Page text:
Pregnant women shouldn’t be afraid of harming their fetuses if they buckle up, say the authors of a University of Michigan Transportation Research Institute study of safety belt use during pregnancy. In fact, if every expectant mother were properly restrained an estimated half — or about 192 — of all reported pregnancy losses in crashes could be prevented each year.
Another finding is that airbags don’t “appear to worsen fetal outcomes” if mothers use lap/shoulder belts. This is important because some prior case studies have suggested that belts or a deploying airbag can harm a fetus during a crash. The Transportation Research Institute’s study suggests that “restraints protect the fetus by protecting the mother, because maternal injury is predictive of fetal outcome and proper restraint reduces maternal injury. Protecting the mother is the crucial factor for protecting the fetus.”
This study supports prior recommendations that pregnant women use safety belts. What’s different is that the new study looks at not only restraint use but also the severity of a range of crashes that included both positive and negative outcomes for the fetuses.
Researchers studied data from 57 real world front and side crashes involving pregnant women with fetuses of at least 20 weeks’ gestation. A dozen fetuses died, and 11 suffered major complications such as premature delivery and neonatal respiratory distress. Forty-one women were properly restrained, 6 improperly restrained, and 10 were unrestrained. None of the women used just a lap belt. The authors caution that the study excluded rollovers while including a more-than expected number of severe crashes, which are associated with pregnancy loss.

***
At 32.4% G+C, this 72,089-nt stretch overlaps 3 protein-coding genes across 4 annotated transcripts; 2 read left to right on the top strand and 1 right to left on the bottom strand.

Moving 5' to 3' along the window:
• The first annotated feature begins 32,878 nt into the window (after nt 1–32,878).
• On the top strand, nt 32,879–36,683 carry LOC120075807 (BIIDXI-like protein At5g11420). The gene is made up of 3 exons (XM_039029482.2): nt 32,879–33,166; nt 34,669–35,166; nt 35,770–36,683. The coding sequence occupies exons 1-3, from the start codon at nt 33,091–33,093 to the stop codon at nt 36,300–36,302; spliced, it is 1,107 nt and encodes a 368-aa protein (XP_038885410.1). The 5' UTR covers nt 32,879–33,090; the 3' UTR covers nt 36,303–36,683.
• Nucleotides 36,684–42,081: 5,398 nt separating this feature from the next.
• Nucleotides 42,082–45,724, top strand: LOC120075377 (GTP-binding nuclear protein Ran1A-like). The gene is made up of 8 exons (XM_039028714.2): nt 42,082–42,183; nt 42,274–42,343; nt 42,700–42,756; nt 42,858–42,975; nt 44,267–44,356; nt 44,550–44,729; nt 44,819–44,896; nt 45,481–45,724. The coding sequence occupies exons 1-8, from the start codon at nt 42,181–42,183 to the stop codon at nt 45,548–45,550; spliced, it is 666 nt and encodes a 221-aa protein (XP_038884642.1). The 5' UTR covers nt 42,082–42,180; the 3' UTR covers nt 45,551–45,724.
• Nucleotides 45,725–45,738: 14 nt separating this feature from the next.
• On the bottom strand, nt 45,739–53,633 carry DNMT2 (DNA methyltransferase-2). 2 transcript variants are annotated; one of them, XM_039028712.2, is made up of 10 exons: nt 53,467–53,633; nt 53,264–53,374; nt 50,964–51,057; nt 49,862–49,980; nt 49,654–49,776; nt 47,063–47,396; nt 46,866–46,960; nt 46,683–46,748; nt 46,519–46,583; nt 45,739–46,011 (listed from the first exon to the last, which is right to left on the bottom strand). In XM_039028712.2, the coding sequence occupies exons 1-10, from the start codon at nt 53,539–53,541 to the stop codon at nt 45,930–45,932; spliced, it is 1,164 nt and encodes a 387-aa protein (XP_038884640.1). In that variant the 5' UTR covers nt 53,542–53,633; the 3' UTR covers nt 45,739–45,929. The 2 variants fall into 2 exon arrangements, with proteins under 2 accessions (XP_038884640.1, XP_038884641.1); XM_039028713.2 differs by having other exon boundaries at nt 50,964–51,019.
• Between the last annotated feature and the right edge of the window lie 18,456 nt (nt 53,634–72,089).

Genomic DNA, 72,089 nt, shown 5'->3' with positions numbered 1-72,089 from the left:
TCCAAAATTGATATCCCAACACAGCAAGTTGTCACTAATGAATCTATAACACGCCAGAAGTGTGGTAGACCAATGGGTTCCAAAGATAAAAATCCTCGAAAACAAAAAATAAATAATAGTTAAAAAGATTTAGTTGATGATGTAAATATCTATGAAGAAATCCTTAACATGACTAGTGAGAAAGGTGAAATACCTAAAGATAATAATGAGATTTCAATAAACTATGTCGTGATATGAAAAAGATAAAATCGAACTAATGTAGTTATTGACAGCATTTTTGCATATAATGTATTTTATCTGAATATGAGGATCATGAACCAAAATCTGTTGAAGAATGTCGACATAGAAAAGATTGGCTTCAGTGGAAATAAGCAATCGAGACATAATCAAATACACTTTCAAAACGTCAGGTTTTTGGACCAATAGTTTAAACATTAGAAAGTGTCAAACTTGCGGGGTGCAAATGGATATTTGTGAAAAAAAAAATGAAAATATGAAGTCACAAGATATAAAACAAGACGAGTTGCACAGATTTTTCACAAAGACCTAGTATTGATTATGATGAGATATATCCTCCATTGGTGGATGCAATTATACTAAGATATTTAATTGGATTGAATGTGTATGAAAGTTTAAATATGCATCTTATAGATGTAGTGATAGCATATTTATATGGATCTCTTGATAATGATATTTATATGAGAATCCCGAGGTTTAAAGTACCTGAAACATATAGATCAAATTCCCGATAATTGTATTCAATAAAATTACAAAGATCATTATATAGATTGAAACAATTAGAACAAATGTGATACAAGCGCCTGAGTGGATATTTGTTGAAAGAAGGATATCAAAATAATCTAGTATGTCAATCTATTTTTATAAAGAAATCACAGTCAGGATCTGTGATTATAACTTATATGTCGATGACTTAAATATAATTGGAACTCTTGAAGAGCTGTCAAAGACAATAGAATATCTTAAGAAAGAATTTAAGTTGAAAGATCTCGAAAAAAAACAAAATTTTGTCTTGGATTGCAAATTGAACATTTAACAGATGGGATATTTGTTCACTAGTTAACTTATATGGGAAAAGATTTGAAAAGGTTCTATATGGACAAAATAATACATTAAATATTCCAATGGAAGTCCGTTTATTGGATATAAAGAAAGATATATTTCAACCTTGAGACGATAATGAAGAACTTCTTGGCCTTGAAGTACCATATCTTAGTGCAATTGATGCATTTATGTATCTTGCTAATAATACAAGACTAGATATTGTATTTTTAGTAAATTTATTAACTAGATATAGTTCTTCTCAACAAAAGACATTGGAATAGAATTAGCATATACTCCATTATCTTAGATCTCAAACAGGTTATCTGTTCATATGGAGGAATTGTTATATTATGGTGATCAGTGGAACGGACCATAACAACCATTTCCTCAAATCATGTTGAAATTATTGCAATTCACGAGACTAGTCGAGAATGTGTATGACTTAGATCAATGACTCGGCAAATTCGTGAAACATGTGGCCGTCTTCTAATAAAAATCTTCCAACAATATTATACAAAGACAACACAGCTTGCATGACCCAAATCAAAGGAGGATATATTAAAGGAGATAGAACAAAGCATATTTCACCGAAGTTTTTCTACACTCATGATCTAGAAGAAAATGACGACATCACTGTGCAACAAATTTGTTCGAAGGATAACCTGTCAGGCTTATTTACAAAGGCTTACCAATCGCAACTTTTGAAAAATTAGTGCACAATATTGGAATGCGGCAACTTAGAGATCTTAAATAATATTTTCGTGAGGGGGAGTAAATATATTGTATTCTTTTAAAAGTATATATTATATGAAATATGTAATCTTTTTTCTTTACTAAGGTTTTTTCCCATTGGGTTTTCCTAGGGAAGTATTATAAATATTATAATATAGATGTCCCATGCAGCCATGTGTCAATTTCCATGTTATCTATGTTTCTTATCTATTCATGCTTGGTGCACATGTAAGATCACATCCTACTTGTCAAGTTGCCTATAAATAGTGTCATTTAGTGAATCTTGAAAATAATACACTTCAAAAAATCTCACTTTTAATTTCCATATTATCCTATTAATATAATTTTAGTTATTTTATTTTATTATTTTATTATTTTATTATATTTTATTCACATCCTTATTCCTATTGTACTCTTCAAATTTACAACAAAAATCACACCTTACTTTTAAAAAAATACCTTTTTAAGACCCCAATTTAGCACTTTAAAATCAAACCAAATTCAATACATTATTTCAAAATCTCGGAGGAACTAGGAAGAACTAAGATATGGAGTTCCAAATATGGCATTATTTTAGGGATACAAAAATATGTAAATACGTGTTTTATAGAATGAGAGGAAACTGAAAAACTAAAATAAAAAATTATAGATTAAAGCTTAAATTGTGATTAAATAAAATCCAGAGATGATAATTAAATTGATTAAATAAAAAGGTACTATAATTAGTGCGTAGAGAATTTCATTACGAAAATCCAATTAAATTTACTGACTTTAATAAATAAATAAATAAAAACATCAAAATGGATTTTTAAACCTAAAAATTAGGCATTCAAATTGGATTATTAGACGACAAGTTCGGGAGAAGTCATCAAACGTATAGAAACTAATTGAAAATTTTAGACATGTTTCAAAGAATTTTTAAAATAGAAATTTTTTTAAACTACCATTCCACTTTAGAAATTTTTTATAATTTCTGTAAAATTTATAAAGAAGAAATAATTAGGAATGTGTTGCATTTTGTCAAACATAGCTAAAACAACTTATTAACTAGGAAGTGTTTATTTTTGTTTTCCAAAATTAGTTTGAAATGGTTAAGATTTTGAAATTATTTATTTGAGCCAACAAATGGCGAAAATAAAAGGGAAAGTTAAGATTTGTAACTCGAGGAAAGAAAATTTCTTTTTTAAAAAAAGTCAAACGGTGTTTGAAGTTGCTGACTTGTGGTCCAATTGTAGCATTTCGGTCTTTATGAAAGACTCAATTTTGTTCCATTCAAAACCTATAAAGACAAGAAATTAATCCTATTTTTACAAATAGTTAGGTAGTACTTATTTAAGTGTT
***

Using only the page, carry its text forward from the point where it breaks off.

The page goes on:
The fate of a fetus was strongly tied to how severe the crash was and how badly the mother was injured. The more severe a crash and/or a woman’s injuries, the more likely the fetus was to be seriously injured or killed.
For any given crash severity, fetuses of women who weren’t properly belted were more likely to be injured during the crash than those carried by women who were properly restrained. An estimated 62 percent of all fetal losses in motor vehicle crashes in the United States each year involve unbelted pregnant women. In the study, 8 of 10 unrestrained women had adverse fetal outcomes, including serious injury or fetal loss.
The National Highway Traffic Safety Administration advises pregnant women to position the lap belt low across the pelvis and below the belly, not on it. Shoulder belts should cross the chest and never be used behind the back or under an arm. Sitting at least 10 inches or more from the steering wheel or dashboard is recommended, especially as pregnancy progresses.
“Fetal outcome in motor-vehicle crashes: effects of crash characteristics and maternal restraint” by K.D. Klinich et al. is published in American Journal of Obstetrics & Gynecology (April 2008).
For more information – http://www.iihs.org/externaldata/srdata/docs/sr4307.pdf